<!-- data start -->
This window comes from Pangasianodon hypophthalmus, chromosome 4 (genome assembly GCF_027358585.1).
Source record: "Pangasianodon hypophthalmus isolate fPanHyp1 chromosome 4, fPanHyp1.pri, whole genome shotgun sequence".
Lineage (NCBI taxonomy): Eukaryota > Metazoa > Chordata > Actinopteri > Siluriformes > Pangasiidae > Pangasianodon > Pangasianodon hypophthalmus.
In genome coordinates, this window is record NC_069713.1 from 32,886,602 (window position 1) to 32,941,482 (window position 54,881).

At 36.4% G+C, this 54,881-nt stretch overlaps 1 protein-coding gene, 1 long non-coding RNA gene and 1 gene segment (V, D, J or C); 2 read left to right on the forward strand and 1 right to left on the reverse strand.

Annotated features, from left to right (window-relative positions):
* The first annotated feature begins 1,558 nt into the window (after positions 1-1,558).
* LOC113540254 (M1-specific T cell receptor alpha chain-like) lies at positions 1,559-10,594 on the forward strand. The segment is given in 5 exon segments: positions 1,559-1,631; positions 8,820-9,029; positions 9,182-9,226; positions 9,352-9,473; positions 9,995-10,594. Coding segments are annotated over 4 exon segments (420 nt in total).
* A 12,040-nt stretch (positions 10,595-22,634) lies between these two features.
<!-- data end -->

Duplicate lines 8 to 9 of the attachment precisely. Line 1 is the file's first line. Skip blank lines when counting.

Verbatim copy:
* LOC113540254 (M1-specific T cell receptor alpha chain-like) lies at positions 1,559-10,594 on the forward strand. The segment is given in 5 exon segments: positions 1,559-1,631; positions 8,820-9,029; positions 9,182-9,226; positions 9,352-9,473; positions 9,995-10,594. Coding segments are annotated over 4 exon segments (420 nt in total).
* A 12,040-nt stretch (positions 10,595-22,634) lies between these two features.